Next Mac Mini might be 'Made in USA'

Apple CEO Tim Cook said earlier in December that the company would produce some Mac computers in the US in 2013, but he didn't say which ones. A new rumor from Taiwanese tech magazine DigiTimes says the Mac Mini will be moved stateside.

Eric Risberg/AP/File
A new rumor suggests that Apple might move the production of the Mac mini to the US. Here, CEO Tim Cook speaks at the launch of the iPhone 5 in September.

When Apple CEO Tim Cook announced earlier in December that some Mac computers would be produced in the US in 2013, he didn't give many specifics. The company would invest at least $100 million, he said, to move some of its manufacturing from China to the United States. Lots of news outlets speculated that the iMac line would be produced domestically, since some iMacs with "Assembled in USA" stamps had already started showing up in stores.

Now, the Taiwanese trade magazine DigiTimes says that the Mac mini will be built in the US starting next year.

DigiTimes says Apple will move the assembly of the Mac Mini to an American factory run by its manufacturing partner FoxConn. FoxConn will begin recruiting workers in 2013 for "new automated production lines," DigiTimes says, citing "sources from the upstream supply chain."

It's worth taking this rumor with an extra grain of salt, since DigiTimes doesn't have a great track record when it comes to stories about Apple. Still, the idea of stateside Mac Mini assembly makes a good deal of sense: the machine has fewer parts than either the iMac or the Mac Pro, so it would be better suited for automated production. The Mac Mini also comes in fewer different configurations, meaning it's simpler to produce and doesn't require as much customization on the factory end. If Apple is going to invest the money upfront to establish production lines in the US, the high-volume Mac mini is a good candidate for those lines.

DigiTimes also predicted that Mac Mini sales will rise by 30 percent in 2013, driven by the popularity of the Mac Mini upgrades that Apple unveiled in October. That would mean 1.8 million Mac Minis shipped in 2013, compared with 1.4 million in 2012.

Apple has been enthusiastically drawing attention to its American operations, both current and planned, for months now. In an interview with NBC on December 6, Cook estimated that Apple had created 600,000 jobs in the US over the years.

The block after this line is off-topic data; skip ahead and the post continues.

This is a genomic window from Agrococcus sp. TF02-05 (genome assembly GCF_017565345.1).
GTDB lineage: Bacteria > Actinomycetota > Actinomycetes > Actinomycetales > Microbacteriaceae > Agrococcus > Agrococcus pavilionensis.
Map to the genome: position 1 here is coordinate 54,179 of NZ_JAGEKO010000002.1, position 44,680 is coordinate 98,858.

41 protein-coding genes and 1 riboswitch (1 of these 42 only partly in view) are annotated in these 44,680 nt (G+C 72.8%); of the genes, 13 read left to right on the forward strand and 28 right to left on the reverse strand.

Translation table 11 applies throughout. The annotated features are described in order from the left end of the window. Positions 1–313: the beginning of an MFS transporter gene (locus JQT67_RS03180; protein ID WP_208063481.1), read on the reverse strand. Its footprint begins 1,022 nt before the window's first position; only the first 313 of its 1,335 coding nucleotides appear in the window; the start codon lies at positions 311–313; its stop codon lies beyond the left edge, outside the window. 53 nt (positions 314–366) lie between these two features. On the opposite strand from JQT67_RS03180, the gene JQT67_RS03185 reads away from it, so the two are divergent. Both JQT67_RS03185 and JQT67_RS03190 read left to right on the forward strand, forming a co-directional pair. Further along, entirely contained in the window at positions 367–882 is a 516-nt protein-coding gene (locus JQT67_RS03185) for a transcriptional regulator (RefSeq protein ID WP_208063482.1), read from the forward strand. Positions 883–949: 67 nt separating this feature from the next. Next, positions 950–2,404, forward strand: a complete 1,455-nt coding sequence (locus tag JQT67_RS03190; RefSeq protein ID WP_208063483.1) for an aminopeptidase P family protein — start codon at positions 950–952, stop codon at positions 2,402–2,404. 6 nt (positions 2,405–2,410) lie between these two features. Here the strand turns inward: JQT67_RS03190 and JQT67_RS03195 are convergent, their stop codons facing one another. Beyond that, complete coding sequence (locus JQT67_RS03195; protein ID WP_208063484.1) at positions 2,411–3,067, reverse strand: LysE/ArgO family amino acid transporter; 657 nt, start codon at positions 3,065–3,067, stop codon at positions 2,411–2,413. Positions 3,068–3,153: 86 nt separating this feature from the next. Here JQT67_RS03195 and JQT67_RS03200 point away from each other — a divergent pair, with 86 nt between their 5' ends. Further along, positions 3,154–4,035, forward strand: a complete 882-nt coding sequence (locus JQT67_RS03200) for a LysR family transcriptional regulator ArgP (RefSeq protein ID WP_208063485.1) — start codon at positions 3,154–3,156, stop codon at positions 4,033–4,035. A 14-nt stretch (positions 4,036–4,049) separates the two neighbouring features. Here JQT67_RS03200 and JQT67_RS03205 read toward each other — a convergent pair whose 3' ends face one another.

He added, "We've been working for years on doing more and more in the United States." He also noted that Apple maintains data centers in North Carolina, Nevada, and Oregon, and plans to add a new one in Texas.

Would you be more likely to buy a Mac if you knew it was made in the US? Let us know in the comments section below.

For more tech news, follow Jeff on Twitter@jeffwardbailey.

You've read  of  free articles. Subscribe to continue.
Real news can be honest, hopeful, credible, constructive.
What is the Monitor difference? Tackling the tough headlines – with humanity. Listening to sources – with respect. Seeing the story that others are missing by reporting what so often gets overlooked: the values that connect us. That’s Monitor reporting – news that changes how you see the world.

Dear Reader,

About a year ago, I happened upon this statement about the Monitor in the Harvard Business Review – under the charming heading of “do things that don’t interest you”:

“Many things that end up” being meaningful, writes social scientist Joseph Grenny, “have come from conference workshops, articles, or online videos that began as a chore and ended with an insight. My work in Kenya, for example, was heavily influenced by a Christian Science Monitor article I had forced myself to read 10 years earlier. Sometimes, we call things ‘boring’ simply because they lie outside the box we are currently in.”

If you were to come up with a punchline to a joke about the Monitor, that would probably be it. We’re seen as being global, fair, insightful, and perhaps a bit too earnest. We’re the bran muffin of journalism.

But you know what? We change lives. And I’m going to argue that we change lives precisely because we force open that too-small box that most human beings think they live in.

The Monitor is a peculiar little publication that’s hard for the world to figure out. We’re run by a church, but we’re not only for church members and we’re not about converting people. We’re known as being fair even as the world becomes as polarized as at any time since the newspaper’s founding in 1908.

We have a mission beyond circulation, we want to bridge divides. We’re about kicking down the door of thought everywhere and saying, “You are bigger and more capable than you realize. And we can prove it.”

If you’re looking for bran muffin journalism, you can subscribe to the Monitor for $15. You’ll get the Monitor Weekly magazine, the Monitor Daily email, and unlimited access to

QR Code to Next Mac Mini might be 'Made in USA'
Read this article in
QR Code to Subscription page
Start your subscription today